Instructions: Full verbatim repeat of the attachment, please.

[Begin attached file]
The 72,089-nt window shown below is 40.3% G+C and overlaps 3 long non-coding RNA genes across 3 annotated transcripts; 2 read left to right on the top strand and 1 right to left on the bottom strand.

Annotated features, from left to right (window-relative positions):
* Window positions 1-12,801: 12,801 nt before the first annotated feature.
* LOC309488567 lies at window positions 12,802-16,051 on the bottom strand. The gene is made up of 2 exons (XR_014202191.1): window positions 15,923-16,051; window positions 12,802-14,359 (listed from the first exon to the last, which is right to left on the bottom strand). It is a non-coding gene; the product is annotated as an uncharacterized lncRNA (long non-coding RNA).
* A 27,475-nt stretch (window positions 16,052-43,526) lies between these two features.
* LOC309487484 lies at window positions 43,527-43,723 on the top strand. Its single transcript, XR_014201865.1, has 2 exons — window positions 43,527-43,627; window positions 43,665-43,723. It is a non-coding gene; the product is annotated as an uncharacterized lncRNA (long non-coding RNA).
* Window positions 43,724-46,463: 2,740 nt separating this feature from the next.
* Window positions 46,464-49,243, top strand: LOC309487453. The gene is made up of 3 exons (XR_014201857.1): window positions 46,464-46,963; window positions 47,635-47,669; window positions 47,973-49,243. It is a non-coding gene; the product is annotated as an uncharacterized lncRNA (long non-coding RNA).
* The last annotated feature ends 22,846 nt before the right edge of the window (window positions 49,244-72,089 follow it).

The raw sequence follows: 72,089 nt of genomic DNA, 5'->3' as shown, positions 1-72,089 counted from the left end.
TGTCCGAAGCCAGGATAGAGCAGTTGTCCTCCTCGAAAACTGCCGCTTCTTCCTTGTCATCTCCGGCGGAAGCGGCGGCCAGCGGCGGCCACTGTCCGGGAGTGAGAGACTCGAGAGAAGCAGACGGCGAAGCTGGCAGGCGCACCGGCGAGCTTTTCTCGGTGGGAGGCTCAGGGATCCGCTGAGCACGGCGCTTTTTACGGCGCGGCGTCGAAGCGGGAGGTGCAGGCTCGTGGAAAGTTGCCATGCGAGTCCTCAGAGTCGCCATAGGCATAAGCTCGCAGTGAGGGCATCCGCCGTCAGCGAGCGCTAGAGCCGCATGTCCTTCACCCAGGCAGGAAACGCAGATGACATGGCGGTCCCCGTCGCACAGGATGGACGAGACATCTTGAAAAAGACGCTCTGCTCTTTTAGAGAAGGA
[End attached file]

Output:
The 72,089-nt window shown below is 40.3% G+C and overlaps 3 long non-coding RNA genes across 3 annotated transcripts; 2 read left to right on the top strand and 1 right to left on the bottom strand.

Annotated features, from left to right (window-relative positions):
* Window positions 1-12,801: 12,801 nt before the first annotated feature.
* LOC309488567 lies at window positions 12,802-16,051 on the bottom strand. The gene is made up of 2 exons (XR_014202191.1): window positions 15,923-16,051; window positions 12,802-14,359 (listed from the first exon to the last, which is right to left on the bottom strand). It is a non-coding gene; the product is annotated as an uncharacterized lncRNA (long non-coding RNA).
* A 27,475-nt stretch (window positions 16,052-43,526) lies between these two features.
* LOC309487484 lies at window positions 43,527-43,723 on the top strand. Its single transcript, XR_014201865.1, has 2 exons — window positions 43,527-43,627; window positions 43,665-43,723. It is a non-coding gene; the product is annotated as an uncharacterized lncRNA (long non-coding RNA).
* Window positions 43,724-46,463: 2,740 nt separating this feature from the next.
* Window positions 46,464-49,243, top strand: LOC309487453. The gene is made up of 3 exons (XR_014201857.1): window positions 46,464-46,963; window positions 47,635-47,669; window positions 47,973-49,243. It is a non-coding gene; the product is annotated as an uncharacterized lncRNA (long non-coding RNA).
* The last annotated feature ends 22,846 nt before the right edge of the window (window positions 49,244-72,089 follow it).

The raw sequence follows: 72,089 nt of genomic DNA, 5'->3' as shown, positions 1-72,089 counted from the left end.
TGTCCGAAGCCAGGATAGAGCAGTTGTCCTCCTCGAAAACTGCCGCTTCTTCCTTGTCATCTCCGGCGGAAGCGGCGGCCAGCGGCGGCCACTGTCCGGGAGTGAGAGACTCGAGAGAAGCAGACGGCGAAGCTGGCAGGCGCACCGGCGAGCTTTTCTCGGTGGGAGGCTCAGGGATCCGCTGAGCACGGCGCTTTTTACGGCGCGGCGTCGAAGCGGGAGGTGCAGGCTCGTGGAAAGTTGCCATGCGAGTCCTCAGAGTCGCCATAGGCATAAGCTCGCAGTGAGGGCATCCGCCGTCAGCGAGCGCTAGAGCCGCATGTCCTTCACCCAGGCAGGAAACGCAGATGACATGGCGGTCCCCGTCGCACAGGATGGACGAGACATCTTGAAAAAGACGCTCTGCTCTTTTAGAGAAGGA